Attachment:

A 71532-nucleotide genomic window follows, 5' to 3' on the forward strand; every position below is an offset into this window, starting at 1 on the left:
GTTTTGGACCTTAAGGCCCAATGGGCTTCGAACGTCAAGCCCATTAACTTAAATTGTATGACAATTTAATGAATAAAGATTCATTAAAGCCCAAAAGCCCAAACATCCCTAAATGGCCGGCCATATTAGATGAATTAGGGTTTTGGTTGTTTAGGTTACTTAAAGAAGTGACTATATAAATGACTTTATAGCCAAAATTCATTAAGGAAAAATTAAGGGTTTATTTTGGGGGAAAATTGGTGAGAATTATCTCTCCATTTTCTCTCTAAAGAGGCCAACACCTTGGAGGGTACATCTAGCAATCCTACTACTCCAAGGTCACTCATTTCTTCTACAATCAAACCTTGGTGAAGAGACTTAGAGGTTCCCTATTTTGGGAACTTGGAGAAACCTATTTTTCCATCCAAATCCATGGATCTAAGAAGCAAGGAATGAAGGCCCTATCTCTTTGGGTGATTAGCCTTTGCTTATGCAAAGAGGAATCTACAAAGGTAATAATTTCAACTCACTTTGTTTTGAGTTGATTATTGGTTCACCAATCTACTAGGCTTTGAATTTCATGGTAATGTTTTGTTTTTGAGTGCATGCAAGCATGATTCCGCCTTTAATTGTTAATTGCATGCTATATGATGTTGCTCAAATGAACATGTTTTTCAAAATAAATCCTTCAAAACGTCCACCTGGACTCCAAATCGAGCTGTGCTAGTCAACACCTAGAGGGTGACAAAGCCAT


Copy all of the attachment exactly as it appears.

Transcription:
A 71532-nucleotide genomic window follows, 5' to 3' on the forward strand; every position below is an offset into this window, starting at 1 on the left:
GTTTTGGACCTTAAGGCCCAATGGGCTTCGAACGTCAAGCCCATTAACTTAAATTGTATGACAATTTAATGAATAAAGATTCATTAAAGCCCAAAAGCCCAAACATCCCTAAATGGCCGGCCATATTAGATGAATTAGGGTTTTGGTTGTTTAGGTTACTTAAAGAAGTGACTATATAAATGACTTTATAGCCAAAATTCATTAAGGAAAAATTAAGGGTTTATTTTGGGGGAAAATTGGTGAGAATTATCTCTCCATTTTCTCTCTAAAGAGGCCAACACCTTGGAGGGTACATCTAGCAATCCTACTACTCCAAGGTCACTCATTTCTTCTACAATCAAACCTTGGTGAAGAGACTTAGAGGTTCCCTATTTTGGGAACTTGGAGAAACCTATTTTTCCATCCAAATCCATGGATCTAAGAAGCAAGGAATGAAGGCCCTATCTCTTTGGGTGATTAGCCTTTGCTTATGCAAAGAGGAATCTACAAAGGTAATAATTTCAACTCACTTTGTTTTGAGTTGATTATTGGTTCACCAATCTACTAGGCTTTGAATTTCATGGTAATGTTTTGTTTTTGAGTGCATGCAAGCATGATTCCGCCTTTAATTGTTAATTGCATGCTATATGATGTTGCTCAAATGAACATGTTTTTCAAAATAAATCCTTCAAAACGTCCACCTGGACTCCAAATCGAGCTGTGCTAGTCAACACCTAGAGGGTGACAAAGCCAT